Zach Staggers was born in New York City in 1986. He plays the drums in a band of brothers called the So So Glos. When he’s not on tour, you can find him at the all-ages music venue that he co-founded, Shea Stadium. If he’s not there, he’s probably in Queens eating some dope-ass food. You can follow him on Twitter here and the So So Glos here.
Back in 2002, the Big Apple was a city in transition. Mayor Rudolph Giuliani — the man credited with replacing New York’s squeegee men and porno haunts with themed restaurants and glossy hotels — had left office on New Year’s Eve of 2001. Carrying on with the process of sterilizing the city, Mayor Michael Bloomberg promised to enact a ban on smoking in bars — right around the time I got my first fake ID and picked up the habit.
I was in high school then. My stepbrothers and I played abrasive rock music in our parents’ basement until we eventually scored a Monday night audition slot at the legendary CBGB. Despite the club having seen better days, this was something of an accomplishment for us; we were kids who saw music as an escape because everything else was a drag. After we inspired a small but fiery mosh pit during that show, the bouncer caught us sneaking in 40s, and, alas, we were kicked out.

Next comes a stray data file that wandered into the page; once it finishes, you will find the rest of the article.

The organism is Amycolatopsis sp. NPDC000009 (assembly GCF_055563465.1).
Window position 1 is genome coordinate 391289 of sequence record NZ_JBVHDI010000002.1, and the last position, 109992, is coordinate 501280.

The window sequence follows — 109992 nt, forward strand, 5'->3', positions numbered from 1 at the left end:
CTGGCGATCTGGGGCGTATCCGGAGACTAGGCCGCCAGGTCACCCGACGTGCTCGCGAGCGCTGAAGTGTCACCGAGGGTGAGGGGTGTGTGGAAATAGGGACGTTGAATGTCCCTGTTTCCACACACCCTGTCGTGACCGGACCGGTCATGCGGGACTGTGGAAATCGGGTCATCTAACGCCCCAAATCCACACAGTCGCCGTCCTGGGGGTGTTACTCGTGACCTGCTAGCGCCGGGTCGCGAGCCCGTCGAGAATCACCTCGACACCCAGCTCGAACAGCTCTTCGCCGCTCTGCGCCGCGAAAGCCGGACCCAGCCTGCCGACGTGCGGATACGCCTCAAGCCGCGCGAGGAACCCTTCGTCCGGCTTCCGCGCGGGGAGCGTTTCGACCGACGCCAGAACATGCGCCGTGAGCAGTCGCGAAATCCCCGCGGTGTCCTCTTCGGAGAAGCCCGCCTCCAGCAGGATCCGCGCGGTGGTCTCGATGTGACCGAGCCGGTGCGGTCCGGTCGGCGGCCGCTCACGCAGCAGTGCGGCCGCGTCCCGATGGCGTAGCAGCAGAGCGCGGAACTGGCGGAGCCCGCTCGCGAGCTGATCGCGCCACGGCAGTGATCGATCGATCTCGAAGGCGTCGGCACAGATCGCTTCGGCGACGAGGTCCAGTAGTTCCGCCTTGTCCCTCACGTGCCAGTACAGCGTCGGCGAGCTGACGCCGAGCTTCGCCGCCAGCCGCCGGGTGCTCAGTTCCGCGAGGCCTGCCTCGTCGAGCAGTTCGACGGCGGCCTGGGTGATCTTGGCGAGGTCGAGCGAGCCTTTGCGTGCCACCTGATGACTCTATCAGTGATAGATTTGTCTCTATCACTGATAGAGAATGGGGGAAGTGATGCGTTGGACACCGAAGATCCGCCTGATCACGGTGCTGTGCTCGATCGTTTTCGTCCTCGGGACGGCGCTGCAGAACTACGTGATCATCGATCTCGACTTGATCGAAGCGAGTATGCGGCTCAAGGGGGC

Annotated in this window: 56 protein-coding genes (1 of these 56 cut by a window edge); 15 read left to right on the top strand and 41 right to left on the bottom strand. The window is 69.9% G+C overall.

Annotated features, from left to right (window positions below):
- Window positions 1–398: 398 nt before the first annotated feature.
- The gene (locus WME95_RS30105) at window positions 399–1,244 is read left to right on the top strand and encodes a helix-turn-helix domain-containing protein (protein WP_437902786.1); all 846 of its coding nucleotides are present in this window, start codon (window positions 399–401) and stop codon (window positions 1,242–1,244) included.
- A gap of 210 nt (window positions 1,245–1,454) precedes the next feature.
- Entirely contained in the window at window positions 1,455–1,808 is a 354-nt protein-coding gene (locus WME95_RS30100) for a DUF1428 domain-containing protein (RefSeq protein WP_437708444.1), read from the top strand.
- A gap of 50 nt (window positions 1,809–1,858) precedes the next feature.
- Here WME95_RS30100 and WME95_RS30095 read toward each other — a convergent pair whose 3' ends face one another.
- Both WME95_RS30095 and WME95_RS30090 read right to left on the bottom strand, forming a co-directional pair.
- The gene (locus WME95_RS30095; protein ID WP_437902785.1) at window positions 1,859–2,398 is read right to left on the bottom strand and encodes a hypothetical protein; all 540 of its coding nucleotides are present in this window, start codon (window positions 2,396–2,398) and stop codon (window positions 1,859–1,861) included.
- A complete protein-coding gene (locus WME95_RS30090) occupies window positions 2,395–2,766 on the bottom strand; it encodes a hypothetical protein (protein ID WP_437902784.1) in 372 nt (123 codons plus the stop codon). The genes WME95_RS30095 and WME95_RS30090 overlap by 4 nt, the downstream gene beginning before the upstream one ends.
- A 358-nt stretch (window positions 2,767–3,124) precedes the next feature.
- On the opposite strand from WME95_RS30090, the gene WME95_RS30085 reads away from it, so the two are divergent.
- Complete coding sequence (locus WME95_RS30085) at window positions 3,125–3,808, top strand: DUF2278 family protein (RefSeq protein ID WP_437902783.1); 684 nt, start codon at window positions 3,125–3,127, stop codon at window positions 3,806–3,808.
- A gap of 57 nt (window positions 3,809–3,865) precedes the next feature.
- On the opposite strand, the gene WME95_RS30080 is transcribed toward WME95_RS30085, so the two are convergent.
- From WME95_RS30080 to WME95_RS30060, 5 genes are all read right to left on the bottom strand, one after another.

Being ousted from CBGB — where people used to do speedballs in the bathroom — for being rowdy was ludicrous to us. We were young and to us, everything was both melodramatic and cut-and-dried: us getting kicked out of CBGB was yet another symptom of the decline of New York’s heritage. It felt as if every day the city was getting closer to completing its metamorphosis into something that it never had been: homogenized, processed and packaged. The changing milieu began to take its toll on us and we desperately needed a soundtrack to rile us up — something other than the too-perfect rehash that was the Strokes, who had just emerged full-force from the petri dish of disaffected youth culture. We needed to get our post-pubescent kicks out in the face of it all. Could our prayers be answered?
Maybe. Across the sea, in a city not unlike ours, a London-based band called the Libertines released Up the Bracket. It was a vital album that dropped with the fury of a coup in an unsettled musical landscape. Blending blistering raw energy with heartfelt social commentary through the lens of adolescent experience, it was bombastic and sensitive in all the right places. The record had the credentials, too, right down to its seemingly hands-off production by a high priest of punk, Mr. Mick Jones of the Clash. The cover — a scene of police in riot gear, with text stylized in the tradition of the ransom note (cut up and taped-on) — said it all.